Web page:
I take 300 mg gabapentin as needed for GAD which can cause insomnia for me - it makes me sleepy after ~2 hrs and I feel refreshed with plenty of deep sleep even with 5 hrs (I aim for 7 hrs, but several times a year that’s not feasible). Some people are non-responders. I avoid pregabalin.
Every day I take Magnesium Taurate 500 mg. Seems to help slightly as well. This is already with sleep hygiene and all.
Please talk with a psychiatrist or sleep specialist. There are a lot of possibilities for why one has insomnia. There are many sleep tracking devices that are pretty meh when compared to the gold standard PSG.
I don’t think people realize how prevalent sleep apnea is, nor how detrimental it is for health.
There’s an app called SnoreLab that my dentist recommended which can help you self diagnose a problem. If you want an at-home sleep study the Watch Pat is disposable and inexpensive. I got one through a local men’s health clinic.
Anyhow, getting an oral appliance has greatly improved my sleep quality! It advances the jaw which prevents the tongue from falling back and blocking the airway. My score in SnoreLab went down from moderately bad to negligible.
Edit, I’ve had one made by an ENT sleep doc, and it was too uncomfortable to use. It costed nearly a grand and it belongs in the trash. A dentist made a custom one for the same price. Avoid the MyTap device! From experience, you’re better off going to a dentist who deals with sleep disorders.
“The upshots of our study proclaim that meclizine protects cognitive deficits by virtue of its antioxidant, anticholinesterase, and antiinflammatory properties. Results also signify the potential of PXR in neuroprotective actions of meclizine in dementia.”
My initial reason for studying medical processes was to improve sleep. If people are deficient in nutrients like Magnesium or Vitamin D3 then supplementing helps.
There are other things that can help. I am a major user of Melatonin, but never to get to sleep. It may be that dihydromyrecetin would help with sleep maintenance in this situation, but sleep is such a complicated process that really more information is needed to make suggestions.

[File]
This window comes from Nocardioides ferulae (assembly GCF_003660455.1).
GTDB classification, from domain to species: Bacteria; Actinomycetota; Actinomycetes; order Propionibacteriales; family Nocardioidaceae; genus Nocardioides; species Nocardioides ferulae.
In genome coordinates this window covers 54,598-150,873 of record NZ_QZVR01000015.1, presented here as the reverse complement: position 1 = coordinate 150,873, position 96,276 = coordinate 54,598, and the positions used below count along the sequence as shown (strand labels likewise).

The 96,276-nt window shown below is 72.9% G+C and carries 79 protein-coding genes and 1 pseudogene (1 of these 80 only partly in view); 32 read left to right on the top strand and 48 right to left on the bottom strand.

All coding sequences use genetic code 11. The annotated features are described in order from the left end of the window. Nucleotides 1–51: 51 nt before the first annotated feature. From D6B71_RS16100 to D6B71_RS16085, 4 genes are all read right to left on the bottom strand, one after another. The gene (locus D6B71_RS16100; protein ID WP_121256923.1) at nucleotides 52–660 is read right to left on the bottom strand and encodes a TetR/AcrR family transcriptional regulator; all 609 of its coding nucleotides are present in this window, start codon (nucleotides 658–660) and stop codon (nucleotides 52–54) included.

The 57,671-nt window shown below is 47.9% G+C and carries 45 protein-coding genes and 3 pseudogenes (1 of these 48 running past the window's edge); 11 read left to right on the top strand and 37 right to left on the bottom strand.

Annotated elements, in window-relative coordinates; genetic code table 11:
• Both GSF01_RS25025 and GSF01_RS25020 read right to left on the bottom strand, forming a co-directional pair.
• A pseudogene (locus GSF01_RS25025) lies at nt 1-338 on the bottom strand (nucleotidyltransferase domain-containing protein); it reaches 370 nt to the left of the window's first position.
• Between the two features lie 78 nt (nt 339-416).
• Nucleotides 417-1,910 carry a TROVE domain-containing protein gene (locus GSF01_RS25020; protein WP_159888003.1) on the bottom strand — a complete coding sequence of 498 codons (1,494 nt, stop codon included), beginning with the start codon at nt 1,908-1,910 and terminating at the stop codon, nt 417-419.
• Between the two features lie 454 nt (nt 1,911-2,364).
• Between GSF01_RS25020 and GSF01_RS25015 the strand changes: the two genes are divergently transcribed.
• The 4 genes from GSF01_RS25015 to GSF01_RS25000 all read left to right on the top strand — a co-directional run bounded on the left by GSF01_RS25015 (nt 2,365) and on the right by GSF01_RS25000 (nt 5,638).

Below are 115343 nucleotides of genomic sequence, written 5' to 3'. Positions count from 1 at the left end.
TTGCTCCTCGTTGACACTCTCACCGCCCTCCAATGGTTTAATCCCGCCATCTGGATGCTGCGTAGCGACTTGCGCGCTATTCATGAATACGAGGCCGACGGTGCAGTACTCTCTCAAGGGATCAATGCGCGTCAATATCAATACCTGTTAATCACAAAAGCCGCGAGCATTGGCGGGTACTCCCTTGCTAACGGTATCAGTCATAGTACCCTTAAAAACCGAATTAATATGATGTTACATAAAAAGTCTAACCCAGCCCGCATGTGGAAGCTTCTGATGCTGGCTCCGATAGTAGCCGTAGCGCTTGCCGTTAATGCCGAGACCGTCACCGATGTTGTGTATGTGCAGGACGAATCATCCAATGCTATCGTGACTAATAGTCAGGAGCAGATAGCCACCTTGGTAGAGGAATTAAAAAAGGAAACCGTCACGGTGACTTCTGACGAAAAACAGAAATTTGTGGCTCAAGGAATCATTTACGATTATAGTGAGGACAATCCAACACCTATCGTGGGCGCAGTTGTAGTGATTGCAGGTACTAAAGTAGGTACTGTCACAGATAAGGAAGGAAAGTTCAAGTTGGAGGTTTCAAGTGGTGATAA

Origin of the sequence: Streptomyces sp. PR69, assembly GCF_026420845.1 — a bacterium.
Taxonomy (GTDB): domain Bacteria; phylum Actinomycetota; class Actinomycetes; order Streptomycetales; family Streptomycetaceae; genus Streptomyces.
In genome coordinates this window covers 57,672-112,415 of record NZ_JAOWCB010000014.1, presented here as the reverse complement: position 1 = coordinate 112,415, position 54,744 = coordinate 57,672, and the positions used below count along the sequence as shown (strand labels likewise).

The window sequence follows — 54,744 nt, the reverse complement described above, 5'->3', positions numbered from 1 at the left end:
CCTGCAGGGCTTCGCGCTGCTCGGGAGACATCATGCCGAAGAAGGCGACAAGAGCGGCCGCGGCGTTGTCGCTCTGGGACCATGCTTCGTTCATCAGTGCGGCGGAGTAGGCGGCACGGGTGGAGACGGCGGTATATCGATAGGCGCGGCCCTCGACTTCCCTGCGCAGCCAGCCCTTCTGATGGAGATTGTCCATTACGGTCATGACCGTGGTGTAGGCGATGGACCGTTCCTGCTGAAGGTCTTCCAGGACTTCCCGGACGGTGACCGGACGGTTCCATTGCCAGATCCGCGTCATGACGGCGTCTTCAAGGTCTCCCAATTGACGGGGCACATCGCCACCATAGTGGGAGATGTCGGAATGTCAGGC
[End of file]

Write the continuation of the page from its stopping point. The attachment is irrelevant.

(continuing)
I have been using DHM and Pantethine when drinking for many months. I srtarted with DHM aka raisin tree and it had a clear positive effect. Pantethine, however, had an additional positive effect. Pantethine accelerates conversion of acetaldehyde into acetate so less harm is done by the acetaldehyde. The vasodilative effect of acetate and increase in heart rate still occurs, however. It can bring forward the alcohol rebound wirh sleep. When i drink (which i have done a lot over xmas, but didn’t last night) i am quite a heavy drinker. Eg a bottle of red wine and perhaps a litre of beer or cider on average. No real hangovers, however.
The danger is drinking more. Pantethine which is a non rate limited version of B5 can increase bleeding and bilirubin. It is a coenzyme a precursor and that has effects.
These are 1g capsules. I normally take two. If I am going on real all day bender I might take some more during the day. They don’t affect getting drunk, but they are perhaps more effective than DHM in reducing the harmful effects.
It still disrupts my metabolism particularly I think through the vasodilative effects of acetate for one night although if I finish drinking early enough in the day it is not as bad.
Also my night time heart rate perhaps takes 3-4 days to settle down from the figure in the 60s that I will get when drunk to around 50 or less bp. It normally drops to 54-55 from above 60 the first night then gradually goes down.
Remember alcohol depletes copper and this can cause problems with the creation of red blood cells. If you are a heavy drinker consider supplementing with copper. I take 7.5mg a day and a bit in a multivitamin twice a week and that is gradually picking my copper level up from deficient.